She feels that now. As her partner takes the note from her hands and reads it in disbelief, she can only stand and watch and hope,  as the evidence condemns her as a suspect on her own crime-scene. It is as though she is watching from outside of her body, unable to move or speak. Her partner makes a call and speaks to their boss, explaining the situation, she still doesn’t move. Life is a game of ‘stuck in the mud’ and no one is tagging her free.

The only reason she’d been working Christmas eve was to make some extra cash to pay for her new furniture. She’d got rid of the old stuff a couple of weeks ago and had been looking forward to eating dinner on a seat that didn’t wobble tonight. That isn’t even the problem though, despite it suddenly seeming important, the problem is that with the money she’ spent on the furniture, there’s no way she can afford bail. Her partner’s face swims into vision, but it’s like she’s looking at him through a kaleidoscope. She squints her eyes and bites her lip, concentrating on the movement of his thin lips as he speaks.

“Em, did you know the victim? I’m sorry, you know I have to ask.” Emmeline fights at the fog that’s clouding her mind and forces her mouth into the shape of a response.


“You know what it looks like Em, like blackmail gone wrong. Like someone didn’t want to pay any more and came here to sort things out. Maybe it wasn’t intentional, maybe the meeting went awry. I don’t know, but you need to speak to me now…anything could help but it’s not the time to freeze up.”

“I’ve never seen that face before. I didn’t know her Patrick I swear.”

“And you don’t know anyone who’d want to set you up then? Anybody who holds a grudge for something, might be linked in with this woman somehow?”

“I’m a cop…. there’s plenty of people holding grudges who’d be happy to kill to satisfy them Pat. But I don’t know who they’d be, I can’t even think right now. I’m going home.”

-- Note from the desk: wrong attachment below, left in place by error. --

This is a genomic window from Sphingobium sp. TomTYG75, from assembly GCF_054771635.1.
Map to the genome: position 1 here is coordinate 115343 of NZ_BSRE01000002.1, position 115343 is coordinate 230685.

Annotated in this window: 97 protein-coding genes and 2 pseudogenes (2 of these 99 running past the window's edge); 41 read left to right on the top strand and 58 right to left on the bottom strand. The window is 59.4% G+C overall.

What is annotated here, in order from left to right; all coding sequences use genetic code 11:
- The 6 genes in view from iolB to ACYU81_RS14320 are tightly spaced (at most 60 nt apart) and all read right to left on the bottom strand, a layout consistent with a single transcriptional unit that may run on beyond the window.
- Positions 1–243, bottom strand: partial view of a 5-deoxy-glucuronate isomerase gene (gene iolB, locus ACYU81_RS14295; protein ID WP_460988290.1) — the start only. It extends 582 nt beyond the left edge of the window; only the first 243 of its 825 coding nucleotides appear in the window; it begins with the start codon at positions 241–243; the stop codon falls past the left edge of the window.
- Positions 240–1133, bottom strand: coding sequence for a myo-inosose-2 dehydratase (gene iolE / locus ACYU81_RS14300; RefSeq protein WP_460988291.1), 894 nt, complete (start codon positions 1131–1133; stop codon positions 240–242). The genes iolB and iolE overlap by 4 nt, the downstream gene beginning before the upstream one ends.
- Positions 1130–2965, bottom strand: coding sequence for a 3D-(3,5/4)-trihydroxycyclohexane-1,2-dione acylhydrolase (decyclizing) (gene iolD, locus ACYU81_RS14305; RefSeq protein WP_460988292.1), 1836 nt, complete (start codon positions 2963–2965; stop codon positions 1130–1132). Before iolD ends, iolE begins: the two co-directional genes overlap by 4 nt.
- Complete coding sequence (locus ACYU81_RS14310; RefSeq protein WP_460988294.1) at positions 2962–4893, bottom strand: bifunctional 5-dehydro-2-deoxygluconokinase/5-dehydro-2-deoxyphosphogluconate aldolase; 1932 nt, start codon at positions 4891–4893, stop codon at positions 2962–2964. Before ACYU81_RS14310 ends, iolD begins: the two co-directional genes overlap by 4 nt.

“I’m afraid I can’t let you do that yet. You know the drill. You have to go to the station, I’ll drive you down.”

In the back of Patrick’s car, Emmeline focuses on her breathing for a moment, calming herself enough to think with some semblance of clarity. She needs to find a way out now. She flicks through the crime scene in her mind: blunt object to the back of the head, seductively dressed – date? Missing fingernail and ripped dress – struggle. Broken chair – murder weapon… broken chair.

“Patty, you know this wasn’t me.”

“I do, but they don’t Em. You need to trust us to fix this for you.”

“Someone’s setting me up Patrick and you need to help me right now, ’cause if I go in there I’m not coming back out.”

“What’re you on about…Crap Emmeline, did you actually do it?”

“Of course not! But my DNA may end up on the murder weapon.”

Patrick pulls the car over at the side of the road in a manner which would have failed him his driving test. The brakes squeal in protest as he yanks on the handbrake and turns around to face her.

“What the hell Emmeline?”

Late Call.

Late Call.

“No mum, I won’t forget the Christmas Pudding… yes I have the recipe, I make it every year!” Emmeline rolls her eyes from the safety of her end of the phone as her mother relays the recipe anyway. “No mum I haven’t forgotten about Grampy’s nut allergy, I’m making him a mini-pud all to himself…of course without any nuts, I’m not about to murder an 83 year old man!” She shakes her head and stifles a giggle as her mother rants about the importance of not letting Gramp’s pud come into contact with any nuts.